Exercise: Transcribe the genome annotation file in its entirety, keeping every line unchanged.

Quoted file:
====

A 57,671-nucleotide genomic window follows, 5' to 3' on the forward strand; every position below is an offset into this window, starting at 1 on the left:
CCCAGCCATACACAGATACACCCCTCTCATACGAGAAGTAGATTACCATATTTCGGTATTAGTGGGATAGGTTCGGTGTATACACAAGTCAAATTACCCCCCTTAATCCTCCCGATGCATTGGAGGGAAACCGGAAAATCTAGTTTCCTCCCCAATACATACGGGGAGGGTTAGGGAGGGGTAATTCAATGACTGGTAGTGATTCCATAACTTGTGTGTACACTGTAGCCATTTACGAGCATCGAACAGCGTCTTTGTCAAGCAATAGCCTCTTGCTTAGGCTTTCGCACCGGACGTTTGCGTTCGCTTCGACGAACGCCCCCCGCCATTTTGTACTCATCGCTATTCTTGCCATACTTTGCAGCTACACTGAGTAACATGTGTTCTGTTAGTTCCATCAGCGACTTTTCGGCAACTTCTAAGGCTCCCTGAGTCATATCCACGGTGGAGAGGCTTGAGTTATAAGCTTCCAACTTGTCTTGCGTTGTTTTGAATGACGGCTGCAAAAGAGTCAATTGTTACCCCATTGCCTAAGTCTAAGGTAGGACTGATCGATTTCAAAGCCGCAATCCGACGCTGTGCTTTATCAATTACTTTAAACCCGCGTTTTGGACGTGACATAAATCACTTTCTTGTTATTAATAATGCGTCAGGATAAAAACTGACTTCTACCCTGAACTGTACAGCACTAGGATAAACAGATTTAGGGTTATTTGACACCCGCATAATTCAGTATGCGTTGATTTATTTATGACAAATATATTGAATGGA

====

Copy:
A 57,671-nucleotide genomic window follows, 5' to 3' on the forward strand; every position below is an offset into this window, starting at 1 on the left:
CCCAGCCATACACAGATACACCCCTCTCATACGAGAAGTAGATTACCATATTTCGGTATTAGTGGGATAGGTTCGGTGTATACACAAGTCAAATTACCCCCCTTAATCCTCCCGATGCATTGGAGGGAAACCGGAAAATCTAGTTTCCTCCCCAATACATACGGGGAGGGTTAGGGAGGGGTAATTCAATGACTGGTAGTGATTCCATAACTTGTGTGTACACTGTAGCCATTTACGAGCATCGAACAGCGTCTTTGTCAAGCAATAGCCTCTTGCTTAGGCTTTCGCACCGGACGTTTGCGTTCGCTTCGACGAACGCCCCCCGCCATTTTGTACTCATCGCTATTCTTGCCATACTTTGCAGCTACACTGAGTAACATGTGTTCTGTTAGTTCCATCAGCGACTTTTCGGCAACTTCTAAGGCTCCCTGAGTCATATCCACGGTGGAGAGGCTTGAGTTATAAGCTTCCAACTTGTCTTGCGTTGTTTTGAATGACGGCTGCAAAAGAGTCAATTGTTACCCCATTGCCTAAGTCTAAGGTAGGACTGATCGATTTCAAAGCCGCAATCCGACGCTGTGCTTTATCAATTACTTTAAACCCGCGTTTTGGACGTGACATAAATCACTTTCTTGTTATTAATAATGCGTCAGGATAAAAACTGACTTCTACCCTGAACTGTACAGCACTAGGATAAACAGATTTAGGGTTATTTGACACCCGCATAATTCAGTATGCGTTGATTTATTTATGACAAATATATTGAATGGA